Robinhood also offers its investors a better trading platform experience than Vanguard. In contrast, Vanguard offers an advisory service, phone support, and better educational resources, making it a broader brokerage option than Robinhood.
Robinhood offers less than what you could get at more versatile brokers such as Vanguard. Still, if you are getting your feet wet in the investment arena and would like to trade cryptocurrencies, Robinhood might be a good choice for your first steps.
Read our full Robinhood review to learn more.
Both companies are two of the largest financial firms worldwide, with Vanguard being slightly larger than Charles Schwab. Both offer the same investment vehicles, such as bonds, stocks, commission-free ETFs and mutual funds, OTCCB, and options.
Schwab offers even more thanks to its cryptocurrency, forex, and futures trading. None of these are available at Vanguard. Additionally, Schwab offers active investors and traders five platforms to work with, including better customizable tools and features than Vanguard’s two platforms, which are relatively basic and outdated.
For buy-and-hold investors, simplicity and low costs are essential. Therefore, Vanguard dispenses with everything that doesn’t cater to their target audience. Also, access to the financial advisor can be highlighted in Vanguard’s favor.
Stock and ETF Trades
$0 + ($1/contract)
$500,000 (securities up to $500,000, cash up to $250,000)
Stock and ETF Trades
$0 + ($0.65/contract)
$500,000 (securities up to $500,000, cash up to $250,000)
Who Should Go with Vanguard and Who Should Avoid It?
Not every service is for everybody, but Vanguard is one of the best options for cost-conscious investors. Investors who know they want to invest exclusively in index funds and ETFs will find an excellent partner in Vanguard. Their service is also tailored to buy-and-hold strategists and retirement investors.
Those who should avoid Vanguard are active traders because the trading platform is not as strong and robust as it needs to be for active traders, despite the free-of-charge stock trading. If you are further looking for other investments such as crypto, forex, and assets that are not at Vanguard’s core, then its service isn’t for you either.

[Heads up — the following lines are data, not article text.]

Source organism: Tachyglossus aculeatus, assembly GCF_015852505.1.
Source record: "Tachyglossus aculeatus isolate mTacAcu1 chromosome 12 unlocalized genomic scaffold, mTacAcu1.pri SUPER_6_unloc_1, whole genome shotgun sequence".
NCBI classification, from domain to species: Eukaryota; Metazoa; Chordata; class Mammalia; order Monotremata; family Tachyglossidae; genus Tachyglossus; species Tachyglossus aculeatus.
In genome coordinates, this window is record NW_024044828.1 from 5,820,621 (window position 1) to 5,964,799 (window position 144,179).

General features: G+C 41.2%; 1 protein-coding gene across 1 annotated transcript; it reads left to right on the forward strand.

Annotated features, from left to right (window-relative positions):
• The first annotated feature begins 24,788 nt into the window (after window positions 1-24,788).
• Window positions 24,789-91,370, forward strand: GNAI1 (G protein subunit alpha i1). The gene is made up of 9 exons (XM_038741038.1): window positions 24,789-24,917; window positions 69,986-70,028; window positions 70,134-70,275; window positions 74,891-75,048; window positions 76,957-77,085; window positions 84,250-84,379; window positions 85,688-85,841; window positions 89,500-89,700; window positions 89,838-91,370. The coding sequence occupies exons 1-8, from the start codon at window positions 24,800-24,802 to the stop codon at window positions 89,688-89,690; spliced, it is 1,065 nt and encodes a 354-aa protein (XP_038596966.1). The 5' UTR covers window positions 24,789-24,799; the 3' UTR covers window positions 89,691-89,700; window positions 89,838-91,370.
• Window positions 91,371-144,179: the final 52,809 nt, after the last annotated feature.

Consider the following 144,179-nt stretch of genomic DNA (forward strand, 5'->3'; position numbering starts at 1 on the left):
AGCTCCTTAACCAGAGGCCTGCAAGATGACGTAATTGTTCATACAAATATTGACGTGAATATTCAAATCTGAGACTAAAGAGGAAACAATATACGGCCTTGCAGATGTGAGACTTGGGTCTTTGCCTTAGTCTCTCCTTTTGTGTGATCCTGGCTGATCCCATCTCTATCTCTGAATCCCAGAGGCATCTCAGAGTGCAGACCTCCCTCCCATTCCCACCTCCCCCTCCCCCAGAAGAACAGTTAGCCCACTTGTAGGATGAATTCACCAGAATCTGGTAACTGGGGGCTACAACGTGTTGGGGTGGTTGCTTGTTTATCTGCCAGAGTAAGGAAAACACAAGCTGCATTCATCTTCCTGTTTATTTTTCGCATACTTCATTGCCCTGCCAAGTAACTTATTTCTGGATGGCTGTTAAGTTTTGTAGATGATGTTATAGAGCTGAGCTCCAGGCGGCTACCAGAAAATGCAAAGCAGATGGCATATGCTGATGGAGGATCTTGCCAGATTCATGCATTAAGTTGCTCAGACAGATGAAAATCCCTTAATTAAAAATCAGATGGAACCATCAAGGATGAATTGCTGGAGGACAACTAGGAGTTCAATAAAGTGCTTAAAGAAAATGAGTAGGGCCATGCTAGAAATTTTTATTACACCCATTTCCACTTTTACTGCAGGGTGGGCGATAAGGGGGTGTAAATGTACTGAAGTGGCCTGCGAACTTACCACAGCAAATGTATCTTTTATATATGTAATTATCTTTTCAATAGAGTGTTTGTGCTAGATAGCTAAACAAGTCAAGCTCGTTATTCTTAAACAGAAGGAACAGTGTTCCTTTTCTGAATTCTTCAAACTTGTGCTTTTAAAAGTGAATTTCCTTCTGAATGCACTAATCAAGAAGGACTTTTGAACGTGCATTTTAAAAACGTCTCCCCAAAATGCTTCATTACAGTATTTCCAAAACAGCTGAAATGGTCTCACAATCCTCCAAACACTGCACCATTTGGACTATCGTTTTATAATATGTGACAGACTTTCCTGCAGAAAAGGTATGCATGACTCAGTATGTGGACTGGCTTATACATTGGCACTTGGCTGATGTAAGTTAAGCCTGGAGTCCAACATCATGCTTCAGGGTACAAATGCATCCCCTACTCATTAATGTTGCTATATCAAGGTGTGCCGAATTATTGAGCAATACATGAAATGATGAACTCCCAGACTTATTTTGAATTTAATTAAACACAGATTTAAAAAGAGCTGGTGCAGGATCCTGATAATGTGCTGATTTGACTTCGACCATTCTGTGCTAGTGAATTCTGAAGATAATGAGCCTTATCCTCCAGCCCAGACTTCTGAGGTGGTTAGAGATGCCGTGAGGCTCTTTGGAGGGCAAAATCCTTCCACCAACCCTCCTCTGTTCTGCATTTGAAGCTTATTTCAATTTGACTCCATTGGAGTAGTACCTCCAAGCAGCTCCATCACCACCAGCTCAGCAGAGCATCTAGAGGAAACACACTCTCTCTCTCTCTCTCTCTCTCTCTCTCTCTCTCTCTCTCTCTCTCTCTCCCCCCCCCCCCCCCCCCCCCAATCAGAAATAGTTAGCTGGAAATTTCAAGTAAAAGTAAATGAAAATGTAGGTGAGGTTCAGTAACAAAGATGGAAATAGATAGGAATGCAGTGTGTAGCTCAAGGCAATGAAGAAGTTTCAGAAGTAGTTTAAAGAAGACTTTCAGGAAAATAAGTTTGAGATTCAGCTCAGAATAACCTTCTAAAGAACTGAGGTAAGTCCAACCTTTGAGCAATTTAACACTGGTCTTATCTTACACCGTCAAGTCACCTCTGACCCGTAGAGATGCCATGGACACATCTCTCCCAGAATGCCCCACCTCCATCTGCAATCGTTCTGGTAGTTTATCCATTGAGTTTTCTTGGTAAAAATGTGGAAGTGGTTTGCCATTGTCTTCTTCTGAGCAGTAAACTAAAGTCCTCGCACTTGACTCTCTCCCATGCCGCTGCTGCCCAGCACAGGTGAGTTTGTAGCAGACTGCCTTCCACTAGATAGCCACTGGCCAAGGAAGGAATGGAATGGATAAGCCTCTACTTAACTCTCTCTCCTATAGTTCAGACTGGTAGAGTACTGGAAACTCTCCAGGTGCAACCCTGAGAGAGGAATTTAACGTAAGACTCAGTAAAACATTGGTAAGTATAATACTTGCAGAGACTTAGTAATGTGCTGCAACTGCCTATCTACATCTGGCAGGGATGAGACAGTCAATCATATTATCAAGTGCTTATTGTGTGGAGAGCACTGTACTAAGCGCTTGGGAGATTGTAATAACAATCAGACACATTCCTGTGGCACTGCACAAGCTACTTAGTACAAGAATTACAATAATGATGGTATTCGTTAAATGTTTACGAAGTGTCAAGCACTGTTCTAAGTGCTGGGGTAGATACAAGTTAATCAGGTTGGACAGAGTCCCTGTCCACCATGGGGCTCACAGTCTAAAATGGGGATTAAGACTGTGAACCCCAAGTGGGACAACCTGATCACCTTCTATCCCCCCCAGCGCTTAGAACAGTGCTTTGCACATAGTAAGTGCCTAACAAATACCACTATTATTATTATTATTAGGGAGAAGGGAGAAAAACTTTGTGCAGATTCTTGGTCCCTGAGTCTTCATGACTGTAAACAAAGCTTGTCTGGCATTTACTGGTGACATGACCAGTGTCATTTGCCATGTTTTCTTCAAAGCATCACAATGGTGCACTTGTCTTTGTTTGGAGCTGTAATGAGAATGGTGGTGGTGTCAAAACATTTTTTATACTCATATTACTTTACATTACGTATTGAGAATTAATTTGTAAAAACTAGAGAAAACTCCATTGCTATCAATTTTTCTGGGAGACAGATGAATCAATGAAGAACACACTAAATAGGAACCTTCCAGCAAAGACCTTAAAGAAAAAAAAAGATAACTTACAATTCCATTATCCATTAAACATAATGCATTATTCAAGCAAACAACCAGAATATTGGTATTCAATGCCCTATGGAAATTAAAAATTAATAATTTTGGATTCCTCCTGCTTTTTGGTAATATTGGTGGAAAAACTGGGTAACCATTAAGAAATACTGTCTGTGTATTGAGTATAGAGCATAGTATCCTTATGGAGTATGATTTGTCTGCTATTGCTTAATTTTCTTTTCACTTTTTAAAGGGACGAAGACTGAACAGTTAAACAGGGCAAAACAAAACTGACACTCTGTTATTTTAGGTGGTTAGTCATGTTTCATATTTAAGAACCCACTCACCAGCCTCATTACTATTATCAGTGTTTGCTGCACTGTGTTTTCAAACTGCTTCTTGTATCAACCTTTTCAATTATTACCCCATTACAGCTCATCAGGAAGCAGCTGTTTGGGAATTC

Below you can find some of the most asked questions about Vanguard and our answers to these questions.
Is Vanguard a Good Company to Invest with?
Suppose you are a new investor, you belong to Vanguard’s target group that heavily focuses on ETFs and long-term strategies, or you’re looking to invest for retirement. In that case, Vanguard is an excellent low-cost brokerage firm to invest with. They charge low fees and offer a wide range of investments.
Is the Vanguard Financial Advisor Worth It?
Both the Vanguard Digital Advisor (robo advisor) and the Vanguard Personal Advisor (human financial advisor) aim to elevate the investor’s financial planning experience by managing their portfolio, setting retirement goals, or getting them out of debt.
Although they both require minimum investments of $1,000 and $3,000 respectively, their running costs are way lower than what other brokers charge for similar services. If you are looking for some support for your investment decisions, they are worth it.
Is Vanguard Safe?
Vanguard is a pioneer of index funds. They are one of the largest and most trusted firms globally and have a long history with their mutual funds and ETF products. In their history of 40+ years, they have come across a lot of crises and still sit at the very top.
Both are good signs for a healthy company and the odds that it will stay around for a long time are good.
One of the most important trends in today’s investing world is that people want to spend as little as possible and use convenient low-cost brokers such as Vanguard.
Ask yourself if you belong to the target audience(s) outlined in this review and how much you want to interact with the markets yourself. Vanguard is an excellent option if you’re investing for retirement, especially if you have quite some money to invest in upfront to qualify for Admiral Shares.
If you are an advanced investor and use low-cost index funds as well as exchange-traded funds as your preferred vehicles, then Vanguard is an excellent option for you. The limited web-based and app platforms might not discourage you since they cater to your basic needs and how you will use the outdated platform.
Vanguard services investors who match the firm’s investment philosophy and offers an excellent brokerage experience with their low-cost structure that is overall hard to beat.
If you are more of an active stock trader, are interested in other asset classes, or are looking for in-depth education on different topics, make better use of your time and look elsewhere.
- What are Dividends: Become a Dividend Aristocrat
- What are Short Term Investments: Grow your Money Now
- What Are Alternative Investments: Do They Fit in Your Portfolio?
- What is a Mutual Fund: Does it Belong in Your Investment Portfolio?
- What is Compound Interest and Why is it Important for Investors
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Carsten is a Freelance Copywriter with a personal interest in money management and investing. Besides taking care of his investments, he loves traveling, reading books, and working out (calisthenics & yoga).